By Shouvik Das

Indian space technology startups, which are starting to put funds towards manufacturing facilities, are turning to 3D printers to achieve scale. For startups like IIT Madras-incubated Agnikul Cosmos, Hyderabad-based Skyroot Aerospace, Pixxel Space and more, 3D printers are going to help achieve initial scale before they can move towards traditional processes like injection molding.

While 3D printers will never help achieve industrial scale, executives from these firms said that their current production needs will be met using 3D printers.

For instance, Agnikul Cosmos unveiled its own rocket engine facility in Chennai on July 13. Srinath Ravichandran, chief executive of Agnikul, told Mint that the company initially plans to fully 3D print two rocket engines every week, and a total of eight engines per month — all of which will be required to assemble its in-house launch vehicle, called Agnibaan.

Skyroot Aerospace, too, will use 3D printers to build rocket engines, Pawan Kumar Chandana, CEO of the firm, said. Presently the firm is partnering with manufacturing vendors in Bengaluru and Chennai who use 3D printers, but it plans to set up its own factory in future, according to Chandana.

The move towards 3D printing is significant in the context of the government’s upcoming space policy. As reported by Mint earlier, the policy will for the first time allow private space firms in India to run their own missions, increasing the need for these companies to manufacture their own products. The alternative, which is sourcing internationally, is expensive for Indian space firms, most of which are still early stage startups.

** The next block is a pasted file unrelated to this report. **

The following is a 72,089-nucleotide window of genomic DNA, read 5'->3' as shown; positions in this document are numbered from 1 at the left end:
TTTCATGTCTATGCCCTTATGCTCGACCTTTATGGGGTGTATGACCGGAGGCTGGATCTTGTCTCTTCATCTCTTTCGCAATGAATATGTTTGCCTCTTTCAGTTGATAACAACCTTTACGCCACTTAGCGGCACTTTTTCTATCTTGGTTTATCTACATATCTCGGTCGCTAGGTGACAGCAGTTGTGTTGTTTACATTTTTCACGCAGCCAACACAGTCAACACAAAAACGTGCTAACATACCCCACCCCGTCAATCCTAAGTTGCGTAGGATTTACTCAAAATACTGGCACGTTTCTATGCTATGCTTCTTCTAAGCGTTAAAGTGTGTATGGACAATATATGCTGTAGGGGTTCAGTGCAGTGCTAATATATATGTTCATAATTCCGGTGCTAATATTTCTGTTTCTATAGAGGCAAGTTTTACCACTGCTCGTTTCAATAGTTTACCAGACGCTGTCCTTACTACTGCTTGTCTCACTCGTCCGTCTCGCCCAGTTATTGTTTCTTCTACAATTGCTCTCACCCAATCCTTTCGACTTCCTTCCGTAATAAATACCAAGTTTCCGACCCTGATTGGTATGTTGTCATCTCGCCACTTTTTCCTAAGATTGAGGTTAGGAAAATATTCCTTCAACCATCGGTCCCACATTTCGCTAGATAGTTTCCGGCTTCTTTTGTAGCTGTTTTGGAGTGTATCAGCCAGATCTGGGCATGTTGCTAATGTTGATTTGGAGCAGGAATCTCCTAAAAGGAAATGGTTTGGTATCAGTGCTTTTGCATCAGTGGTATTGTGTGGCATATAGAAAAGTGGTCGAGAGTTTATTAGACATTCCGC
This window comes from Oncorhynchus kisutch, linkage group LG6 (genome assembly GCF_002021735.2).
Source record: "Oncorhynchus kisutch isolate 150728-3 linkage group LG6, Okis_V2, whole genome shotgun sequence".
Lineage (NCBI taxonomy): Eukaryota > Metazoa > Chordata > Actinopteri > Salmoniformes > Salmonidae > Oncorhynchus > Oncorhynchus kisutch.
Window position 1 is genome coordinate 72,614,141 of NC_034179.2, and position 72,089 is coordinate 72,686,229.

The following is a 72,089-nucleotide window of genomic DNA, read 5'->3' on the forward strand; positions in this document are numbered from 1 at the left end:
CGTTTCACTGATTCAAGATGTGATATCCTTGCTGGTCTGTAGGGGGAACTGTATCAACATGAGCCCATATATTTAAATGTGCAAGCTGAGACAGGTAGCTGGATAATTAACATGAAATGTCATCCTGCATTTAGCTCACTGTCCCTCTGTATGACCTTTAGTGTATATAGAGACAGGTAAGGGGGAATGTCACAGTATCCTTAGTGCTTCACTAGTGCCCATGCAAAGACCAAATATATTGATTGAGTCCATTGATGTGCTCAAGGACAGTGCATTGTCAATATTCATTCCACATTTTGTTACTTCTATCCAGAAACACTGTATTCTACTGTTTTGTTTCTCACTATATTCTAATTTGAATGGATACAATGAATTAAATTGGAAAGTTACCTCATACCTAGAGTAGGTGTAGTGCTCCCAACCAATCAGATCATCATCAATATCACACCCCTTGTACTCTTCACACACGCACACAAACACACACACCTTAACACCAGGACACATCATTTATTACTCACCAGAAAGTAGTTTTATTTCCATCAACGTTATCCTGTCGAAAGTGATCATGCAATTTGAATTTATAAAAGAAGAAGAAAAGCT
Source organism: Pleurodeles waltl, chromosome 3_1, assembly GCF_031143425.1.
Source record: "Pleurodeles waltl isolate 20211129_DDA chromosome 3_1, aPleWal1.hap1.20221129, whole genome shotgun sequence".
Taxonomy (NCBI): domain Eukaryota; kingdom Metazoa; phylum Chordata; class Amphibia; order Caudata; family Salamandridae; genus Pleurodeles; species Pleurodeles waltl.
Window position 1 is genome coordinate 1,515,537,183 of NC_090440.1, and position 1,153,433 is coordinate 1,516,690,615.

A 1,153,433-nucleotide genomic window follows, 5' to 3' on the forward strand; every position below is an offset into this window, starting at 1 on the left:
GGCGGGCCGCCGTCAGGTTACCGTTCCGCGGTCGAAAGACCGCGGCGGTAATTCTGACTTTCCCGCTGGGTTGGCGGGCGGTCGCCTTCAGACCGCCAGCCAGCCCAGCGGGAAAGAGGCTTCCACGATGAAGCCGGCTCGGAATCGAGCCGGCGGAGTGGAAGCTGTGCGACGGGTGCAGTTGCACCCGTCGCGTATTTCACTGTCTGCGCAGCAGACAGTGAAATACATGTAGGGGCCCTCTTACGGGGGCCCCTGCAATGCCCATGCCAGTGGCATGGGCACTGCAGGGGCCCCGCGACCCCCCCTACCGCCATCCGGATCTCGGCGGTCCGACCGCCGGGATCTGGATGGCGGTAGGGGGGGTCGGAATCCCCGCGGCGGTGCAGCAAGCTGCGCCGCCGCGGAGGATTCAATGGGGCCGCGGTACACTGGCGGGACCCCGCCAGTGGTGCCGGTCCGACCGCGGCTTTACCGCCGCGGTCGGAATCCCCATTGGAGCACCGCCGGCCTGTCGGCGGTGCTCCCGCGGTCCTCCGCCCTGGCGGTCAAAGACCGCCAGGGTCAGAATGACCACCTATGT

The model is also proven overseas. For instance, USA’s Rocket Lab builds its Capstone satellite using 3D printing. The Capstone Satellite will survey the lunar surface, building up to the 2024 manned mission, called Artemis, being planned by the National Aeronautics and Space Administration (NASA).

Its rocket, called Electron, is also a fully 3D printed rocket that has already flown to space 26 times since 2017, with an 88% success rate. Rockets like Agnikul’s Agnibaan are meant to be cheaper alternatives to rockets like Electron and SpaceX’s reusable Falcon 9 rocket.

“A rocket engine is a complicated machine, and building one typically requires hundreds of components. Such complications mean that if there is an engineering fault in any component within the engine, the percentage of error in the entire engine would rise, and so would its chances of failure. A 3D printed rocket engine, however, is one block built based on a design template, using aerospace grade metals – which therefore drastically reduces the chances of error in these engines,” Skyroot’s Chandana said.

Other than Agnikul and Skyroot, Bengaluru-based Dhruva Space and Pixxel are also using 3D printing to build their satellites. While Dhruva aims to offer satellite manufacturing as a service to global companies eventually, Pixxel uses 3D printing to build components for its own satellites. Skyroot’s Chandana said that 3D printing helped produce its first rocket engine in two days, as opposed to hundreds of hours that traditional manufacturing processes would have taken. Agnikul’s factory can produce a full rocket in 72 hours, the company claims.

Anil Prakash, director general of industry body Satellite Industry Association of India (SIA), said that over 60,000 privately operated satellites are expected to be launched globally in the next five years. “If India can build capacity, it can attract a wider number of clients and grow its share of the international space economy,” he said.

“Our space sector may take another five years to reach the maturity of the US or France, but adding capacity now will help private companies scale their operations, once we get there,” said Anupam Shukla, a space sector lawyer and partner at Pioneer Legal.